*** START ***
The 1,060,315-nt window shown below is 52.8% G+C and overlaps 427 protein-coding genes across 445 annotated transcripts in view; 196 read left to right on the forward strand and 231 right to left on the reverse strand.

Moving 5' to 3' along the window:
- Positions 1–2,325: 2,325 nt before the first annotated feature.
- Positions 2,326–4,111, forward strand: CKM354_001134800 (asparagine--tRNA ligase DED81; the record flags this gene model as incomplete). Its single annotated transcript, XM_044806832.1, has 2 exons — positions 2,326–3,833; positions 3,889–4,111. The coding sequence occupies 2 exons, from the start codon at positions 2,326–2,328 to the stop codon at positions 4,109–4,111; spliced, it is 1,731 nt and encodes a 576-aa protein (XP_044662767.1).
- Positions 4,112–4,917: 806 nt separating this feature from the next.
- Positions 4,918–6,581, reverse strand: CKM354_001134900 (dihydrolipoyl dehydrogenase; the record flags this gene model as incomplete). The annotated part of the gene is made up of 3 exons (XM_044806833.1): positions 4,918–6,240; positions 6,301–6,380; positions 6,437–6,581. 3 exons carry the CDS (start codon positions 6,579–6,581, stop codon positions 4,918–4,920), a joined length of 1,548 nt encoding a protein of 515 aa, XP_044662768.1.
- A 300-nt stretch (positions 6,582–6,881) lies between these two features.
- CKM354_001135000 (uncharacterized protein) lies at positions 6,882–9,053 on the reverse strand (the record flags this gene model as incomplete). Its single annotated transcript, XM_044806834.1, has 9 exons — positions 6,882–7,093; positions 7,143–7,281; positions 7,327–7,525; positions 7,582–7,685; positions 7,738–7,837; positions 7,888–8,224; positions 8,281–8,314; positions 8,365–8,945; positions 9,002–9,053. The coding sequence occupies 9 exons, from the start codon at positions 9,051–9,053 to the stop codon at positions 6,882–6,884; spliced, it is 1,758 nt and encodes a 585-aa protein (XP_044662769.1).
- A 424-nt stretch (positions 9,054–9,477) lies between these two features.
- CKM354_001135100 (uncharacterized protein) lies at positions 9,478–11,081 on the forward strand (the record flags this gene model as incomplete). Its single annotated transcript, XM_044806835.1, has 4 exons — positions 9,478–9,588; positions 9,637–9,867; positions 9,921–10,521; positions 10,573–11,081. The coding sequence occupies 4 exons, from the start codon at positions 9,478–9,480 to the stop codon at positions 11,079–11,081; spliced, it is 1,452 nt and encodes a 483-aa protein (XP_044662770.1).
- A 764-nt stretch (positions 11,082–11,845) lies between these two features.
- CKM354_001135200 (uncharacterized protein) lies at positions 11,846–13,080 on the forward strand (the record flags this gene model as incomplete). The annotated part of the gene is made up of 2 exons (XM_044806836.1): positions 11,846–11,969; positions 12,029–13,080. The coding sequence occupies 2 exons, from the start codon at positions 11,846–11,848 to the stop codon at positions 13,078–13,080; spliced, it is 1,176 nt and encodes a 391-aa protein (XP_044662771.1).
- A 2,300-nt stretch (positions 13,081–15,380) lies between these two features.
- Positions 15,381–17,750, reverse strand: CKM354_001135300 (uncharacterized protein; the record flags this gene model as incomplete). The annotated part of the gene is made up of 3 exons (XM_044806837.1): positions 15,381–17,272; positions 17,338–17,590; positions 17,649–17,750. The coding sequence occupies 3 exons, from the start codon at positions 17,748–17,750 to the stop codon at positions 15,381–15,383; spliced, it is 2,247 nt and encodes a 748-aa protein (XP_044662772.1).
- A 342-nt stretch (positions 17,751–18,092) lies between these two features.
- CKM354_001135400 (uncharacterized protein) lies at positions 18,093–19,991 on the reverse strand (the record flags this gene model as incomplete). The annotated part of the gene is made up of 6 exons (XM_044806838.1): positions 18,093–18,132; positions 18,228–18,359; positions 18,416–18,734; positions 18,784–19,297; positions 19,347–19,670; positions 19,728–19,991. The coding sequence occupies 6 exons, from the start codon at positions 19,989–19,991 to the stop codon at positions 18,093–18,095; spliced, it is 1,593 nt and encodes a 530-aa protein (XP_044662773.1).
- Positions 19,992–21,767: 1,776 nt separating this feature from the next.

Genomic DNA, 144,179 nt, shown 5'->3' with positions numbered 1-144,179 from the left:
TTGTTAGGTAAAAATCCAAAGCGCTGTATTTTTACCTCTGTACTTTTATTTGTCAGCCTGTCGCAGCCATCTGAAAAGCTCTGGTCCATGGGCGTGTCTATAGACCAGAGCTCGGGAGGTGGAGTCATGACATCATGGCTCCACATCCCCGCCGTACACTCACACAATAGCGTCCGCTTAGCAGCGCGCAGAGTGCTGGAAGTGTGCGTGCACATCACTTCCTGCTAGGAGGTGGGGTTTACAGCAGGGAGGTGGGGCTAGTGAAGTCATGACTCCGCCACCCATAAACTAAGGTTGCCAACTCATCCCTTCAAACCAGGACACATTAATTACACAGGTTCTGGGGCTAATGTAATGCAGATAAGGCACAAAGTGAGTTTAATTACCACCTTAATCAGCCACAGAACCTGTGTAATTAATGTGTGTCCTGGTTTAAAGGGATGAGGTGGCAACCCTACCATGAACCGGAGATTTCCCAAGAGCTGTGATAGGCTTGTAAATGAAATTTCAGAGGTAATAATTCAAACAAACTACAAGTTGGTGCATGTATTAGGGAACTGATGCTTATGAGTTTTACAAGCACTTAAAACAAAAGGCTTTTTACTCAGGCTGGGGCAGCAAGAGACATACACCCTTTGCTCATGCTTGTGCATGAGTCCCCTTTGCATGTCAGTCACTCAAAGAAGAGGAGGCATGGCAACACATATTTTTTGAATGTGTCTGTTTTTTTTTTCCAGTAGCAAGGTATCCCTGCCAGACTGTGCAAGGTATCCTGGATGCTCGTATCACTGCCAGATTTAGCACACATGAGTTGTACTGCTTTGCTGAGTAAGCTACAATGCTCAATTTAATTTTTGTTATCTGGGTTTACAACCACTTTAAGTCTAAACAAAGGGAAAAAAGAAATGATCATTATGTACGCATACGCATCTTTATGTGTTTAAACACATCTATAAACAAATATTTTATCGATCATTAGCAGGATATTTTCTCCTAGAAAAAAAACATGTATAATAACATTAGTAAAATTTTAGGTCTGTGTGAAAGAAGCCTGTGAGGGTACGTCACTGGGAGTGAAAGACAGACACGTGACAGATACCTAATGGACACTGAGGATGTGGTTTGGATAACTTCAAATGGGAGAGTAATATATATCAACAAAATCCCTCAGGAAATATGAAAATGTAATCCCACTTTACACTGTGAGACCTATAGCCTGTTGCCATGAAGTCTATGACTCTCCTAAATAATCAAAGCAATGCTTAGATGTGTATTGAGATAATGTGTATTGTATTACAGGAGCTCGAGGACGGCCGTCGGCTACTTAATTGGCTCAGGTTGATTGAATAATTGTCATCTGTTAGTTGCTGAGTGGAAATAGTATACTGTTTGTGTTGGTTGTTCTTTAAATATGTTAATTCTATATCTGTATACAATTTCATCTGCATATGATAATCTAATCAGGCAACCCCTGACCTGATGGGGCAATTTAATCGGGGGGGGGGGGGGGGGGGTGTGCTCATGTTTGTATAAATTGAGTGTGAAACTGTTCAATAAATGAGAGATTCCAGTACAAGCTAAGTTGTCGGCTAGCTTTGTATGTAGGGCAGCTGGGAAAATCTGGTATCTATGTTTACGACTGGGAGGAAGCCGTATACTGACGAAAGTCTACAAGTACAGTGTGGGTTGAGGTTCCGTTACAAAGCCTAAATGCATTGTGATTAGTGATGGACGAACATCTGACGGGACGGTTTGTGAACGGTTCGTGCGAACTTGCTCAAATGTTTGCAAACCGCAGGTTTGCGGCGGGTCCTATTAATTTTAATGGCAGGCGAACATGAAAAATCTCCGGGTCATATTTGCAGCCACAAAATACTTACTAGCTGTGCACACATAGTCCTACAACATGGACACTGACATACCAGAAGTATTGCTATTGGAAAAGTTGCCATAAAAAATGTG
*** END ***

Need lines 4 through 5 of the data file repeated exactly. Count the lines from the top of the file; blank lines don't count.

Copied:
- Positions 2,326–4,111, forward strand: CKM354_001134800 (asparagine--tRNA ligase DED81; the record flags this gene model as incomplete). Its single annotated transcript, XM_044806832.1, has 2 exons — positions 2,326–3,833; positions 3,889–4,111. The coding sequence occupies 2 exons, from the start codon at positions 2,326–2,328 to the stop codon at positions 4,109–4,111; spliced, it is 1,731 nt and encodes a 576-aa protein (XP_044662767.1).
- Positions 4,112–4,917: 806 nt separating this feature from the next.